Partial Application and Currying in C# – Clearing the Fog

Partial Application vs. Currying

Most of the examples you’ll see on the regarding partial application and currying (even in F#) often talk about simple functions that take two parameters.  This is sort of pointless because when you partially apply one parameter or curry one parameter, the call to resolve the operation is identical, so you really don’t get an appreciation of the syntactical difference.  I, however, will avoid that by demonstrating the differences between partial application and currying using three (wow!) parameters.

Partial Application

Very simply, partial application lets you assign the first n parameters, returning a function that takes the rest.  Given a function that returns the sum of three values:

Func<int, int, int, int> add = (a, b, c) => a + b + c;

You can partially apply one or two parameters:

Func<int, int, int> needsTwoMoreParams = (b, c) => add(3, b, c);
Func<int, int> needsOneMoreParam = (c) => add(3, 4, c);

Using these functions looks like this:

int twelve = needsTwoMoreParams(4, 5); 
twelve = needsOneMoreParam(5);

Notice we have to explicitly define the return type of the partial application function.  We cannot use var!

var needsOneParam = (b, c) => add(3, b, c);

Cannot assign lambda expression to an implicit-typed variable.

In a functional programming language like F#, the type is inferred:

> let add a b c = a + b + c;;
val add : a:int -> b:int -> c:int -> int

> let add3 = add 3;;
val add3 : (int -> int -> int)

> let add3and4 = add 3 4;;
val add3and4 : (int -> int)

The key thing to note with partial application in C# is the construct (b, c) for the remaining parameters in the needsTwoMoreParams function.  This is what tells you it’s a partial application rather than currying!

You can do the same thing with functions that are not C# Func types but Action types:

Action<int, int, int> xadd = (a, b, c) => Console.WriteLine(a + b + c);
Action<int, int> xoneParam = (b, c) => add(3, b, c);
Action<int> xtwoParams = (c) => add(3, 4, c);

Currying

As Jon Skeet so eloquently wrote: “currying effectively decomposes the function into functions taking a single parameter.”  Study this example carefully:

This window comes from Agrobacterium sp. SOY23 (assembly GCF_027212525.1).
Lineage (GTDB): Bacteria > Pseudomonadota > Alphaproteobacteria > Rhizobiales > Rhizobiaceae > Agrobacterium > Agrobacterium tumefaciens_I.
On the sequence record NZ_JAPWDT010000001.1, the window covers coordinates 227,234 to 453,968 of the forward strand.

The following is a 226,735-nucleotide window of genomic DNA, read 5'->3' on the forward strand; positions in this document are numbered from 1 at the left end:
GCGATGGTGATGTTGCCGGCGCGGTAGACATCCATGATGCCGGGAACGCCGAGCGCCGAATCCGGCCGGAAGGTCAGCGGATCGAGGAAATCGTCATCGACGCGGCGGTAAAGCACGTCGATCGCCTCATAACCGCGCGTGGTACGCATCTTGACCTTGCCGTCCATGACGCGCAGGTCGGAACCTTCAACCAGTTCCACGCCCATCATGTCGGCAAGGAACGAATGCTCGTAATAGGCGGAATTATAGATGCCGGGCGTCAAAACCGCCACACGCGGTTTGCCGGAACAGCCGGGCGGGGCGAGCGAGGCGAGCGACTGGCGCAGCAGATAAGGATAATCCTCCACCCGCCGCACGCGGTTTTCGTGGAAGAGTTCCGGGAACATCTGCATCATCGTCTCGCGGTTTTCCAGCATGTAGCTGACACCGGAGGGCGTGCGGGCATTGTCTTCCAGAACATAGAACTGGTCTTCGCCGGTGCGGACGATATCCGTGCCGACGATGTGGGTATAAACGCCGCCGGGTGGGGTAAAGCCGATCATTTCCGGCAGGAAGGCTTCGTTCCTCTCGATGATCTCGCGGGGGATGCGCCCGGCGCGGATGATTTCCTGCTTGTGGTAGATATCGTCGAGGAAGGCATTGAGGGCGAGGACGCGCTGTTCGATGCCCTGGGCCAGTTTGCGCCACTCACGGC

Func<int, Func<int, Func<int, int>>> curried = a => b => c => a + b + c;
int twelve = curried(3)(4)(5);
Func<int, Func<int, int>> oneParam = curried(3);
Func<int, int> twoParams = curried(3)(4);
twelve = twoParams(5);

Note how the parameters of the curried function are called as separate parameters: (3)(4)(5).  Also note that the function is defined with a => b
=> c=>
, which tells you this is a curried function!

Interestingly, we can use var in this case:

var oneParam = curried(3);
var twoParams = curried(3)(4);

Again however, the syntax in C# for defining the curried function must be explicit – “a function that takes an int that returns a function that takes an int and returns a function that takes an int and returns an int.”  This gets ugly real quick, and again, in F#, the inference engine knows you’re doing currying:

> add(3);;
val it : (int -> int -> int) = <fun:it@9>

> let add3 = add(3);;
val add3 : (int -> int -> int)

> let add3and4 = add(3)(4);;
val add3and4 : (int -> int)

> add3and4(5);;
val it : int = 12

Also notice this in F#:

add3(4, 5);;
add3(4, 5);;
-----^^^^

stdin(13,6): error FS0001: This expression was expected to have type
'int' 
but here has type
''a * 'b'

The correct syntax, in F# looks just like C# – one parameter per “function”:

> add3(4)(5);;
val it : int = 12

Again, once you create a curried function, you have to treat it like a curried function, same as in C#.

What about curried functions of an Action?  It would look like this:

Func<int, Func<int, Action<int>>> curried = a => b => c => Console.WriteLine(a + b + c);
var oneParam = curried(3);
var twoParams = curried(3)(4);
twoParams(5);  // prints 12

Note how the final result of last Func is an Action that takes the last value.

So now hopefully you have a clear understanding of the difference between partial application and currying.

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